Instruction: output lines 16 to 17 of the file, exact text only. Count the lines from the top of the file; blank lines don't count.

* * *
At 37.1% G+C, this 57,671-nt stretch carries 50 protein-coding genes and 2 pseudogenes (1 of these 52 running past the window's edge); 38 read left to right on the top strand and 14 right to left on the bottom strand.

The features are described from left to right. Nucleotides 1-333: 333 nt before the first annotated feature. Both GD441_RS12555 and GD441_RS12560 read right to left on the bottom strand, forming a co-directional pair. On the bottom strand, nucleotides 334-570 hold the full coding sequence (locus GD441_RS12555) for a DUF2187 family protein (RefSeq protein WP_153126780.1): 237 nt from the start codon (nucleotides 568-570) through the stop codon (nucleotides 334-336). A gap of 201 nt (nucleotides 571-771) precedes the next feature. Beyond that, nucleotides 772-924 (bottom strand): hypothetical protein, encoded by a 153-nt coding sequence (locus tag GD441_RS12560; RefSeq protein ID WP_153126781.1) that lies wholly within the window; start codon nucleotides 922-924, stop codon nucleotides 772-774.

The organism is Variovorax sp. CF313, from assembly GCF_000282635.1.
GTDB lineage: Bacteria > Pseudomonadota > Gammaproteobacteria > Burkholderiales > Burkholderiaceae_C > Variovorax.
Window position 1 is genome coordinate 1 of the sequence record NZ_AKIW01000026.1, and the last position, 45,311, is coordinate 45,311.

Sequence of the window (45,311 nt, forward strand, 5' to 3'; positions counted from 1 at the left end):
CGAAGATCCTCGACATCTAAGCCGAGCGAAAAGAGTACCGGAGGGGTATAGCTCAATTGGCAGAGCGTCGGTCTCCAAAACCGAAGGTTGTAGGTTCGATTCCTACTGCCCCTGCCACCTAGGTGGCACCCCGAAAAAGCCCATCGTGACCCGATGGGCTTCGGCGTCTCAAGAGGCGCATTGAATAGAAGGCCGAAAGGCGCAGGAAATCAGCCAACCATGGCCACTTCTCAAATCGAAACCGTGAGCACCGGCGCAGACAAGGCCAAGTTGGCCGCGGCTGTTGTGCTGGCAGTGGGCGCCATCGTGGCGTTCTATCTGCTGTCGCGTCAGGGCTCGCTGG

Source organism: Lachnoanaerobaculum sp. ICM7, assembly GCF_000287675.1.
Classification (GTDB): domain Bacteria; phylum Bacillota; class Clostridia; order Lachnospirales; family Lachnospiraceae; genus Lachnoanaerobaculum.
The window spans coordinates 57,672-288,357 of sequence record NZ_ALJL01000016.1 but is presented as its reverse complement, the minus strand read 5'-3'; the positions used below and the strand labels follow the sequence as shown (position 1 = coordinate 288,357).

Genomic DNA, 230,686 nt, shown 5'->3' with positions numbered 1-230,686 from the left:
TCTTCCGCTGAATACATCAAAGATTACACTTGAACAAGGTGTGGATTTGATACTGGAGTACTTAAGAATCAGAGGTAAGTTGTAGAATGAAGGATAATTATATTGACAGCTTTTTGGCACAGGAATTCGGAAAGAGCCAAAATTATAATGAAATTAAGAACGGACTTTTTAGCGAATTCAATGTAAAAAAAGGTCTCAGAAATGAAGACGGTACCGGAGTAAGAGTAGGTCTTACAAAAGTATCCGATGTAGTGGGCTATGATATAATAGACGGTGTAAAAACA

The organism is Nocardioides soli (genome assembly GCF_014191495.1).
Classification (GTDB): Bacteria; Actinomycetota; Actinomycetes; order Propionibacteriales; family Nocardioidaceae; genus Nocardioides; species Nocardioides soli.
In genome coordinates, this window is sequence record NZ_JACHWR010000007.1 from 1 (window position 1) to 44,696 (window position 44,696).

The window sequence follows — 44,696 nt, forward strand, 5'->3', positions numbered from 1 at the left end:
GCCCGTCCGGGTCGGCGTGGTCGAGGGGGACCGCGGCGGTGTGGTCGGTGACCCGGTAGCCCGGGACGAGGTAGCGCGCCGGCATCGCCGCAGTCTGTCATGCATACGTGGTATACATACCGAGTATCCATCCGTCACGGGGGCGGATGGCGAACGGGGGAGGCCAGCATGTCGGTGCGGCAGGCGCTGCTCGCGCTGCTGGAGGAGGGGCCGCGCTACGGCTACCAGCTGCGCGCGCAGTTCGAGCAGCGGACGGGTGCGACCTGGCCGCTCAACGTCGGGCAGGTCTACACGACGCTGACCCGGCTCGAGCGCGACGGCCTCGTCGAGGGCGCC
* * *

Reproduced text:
The window sequence follows — 44,696 nt, forward strand, 5'->3', positions numbered from 1 at the left end:
GCCCGTCCGGGTCGGCGTGGTCGAGGGGGACCGCGGCGGTGTGGTCGGTGACCCGGTAGCCCGGGACGAGGTAGCGCGCCGGCATCGCCGCAGTCTGTCATGCATACGTGGTATACATACCGAGTATCCATCCGTCACGGGGGCGGATGGCGAACGGGGGAGGCCAGCATGTCGGTGCGGCAGGCGCTGCTCGCGCTGCTGGAGGAGGGGCCGCGCTACGGCTACCAGCTGCGCGCGCAGTTCGAGCAGCGGACGGGTGCGACCTGGCCGCTCAACGTCGGGCAGGTCTACACGACGCTGACCCGGCTCGAGCGCGACGGCCTCGTCGAGGGCGCC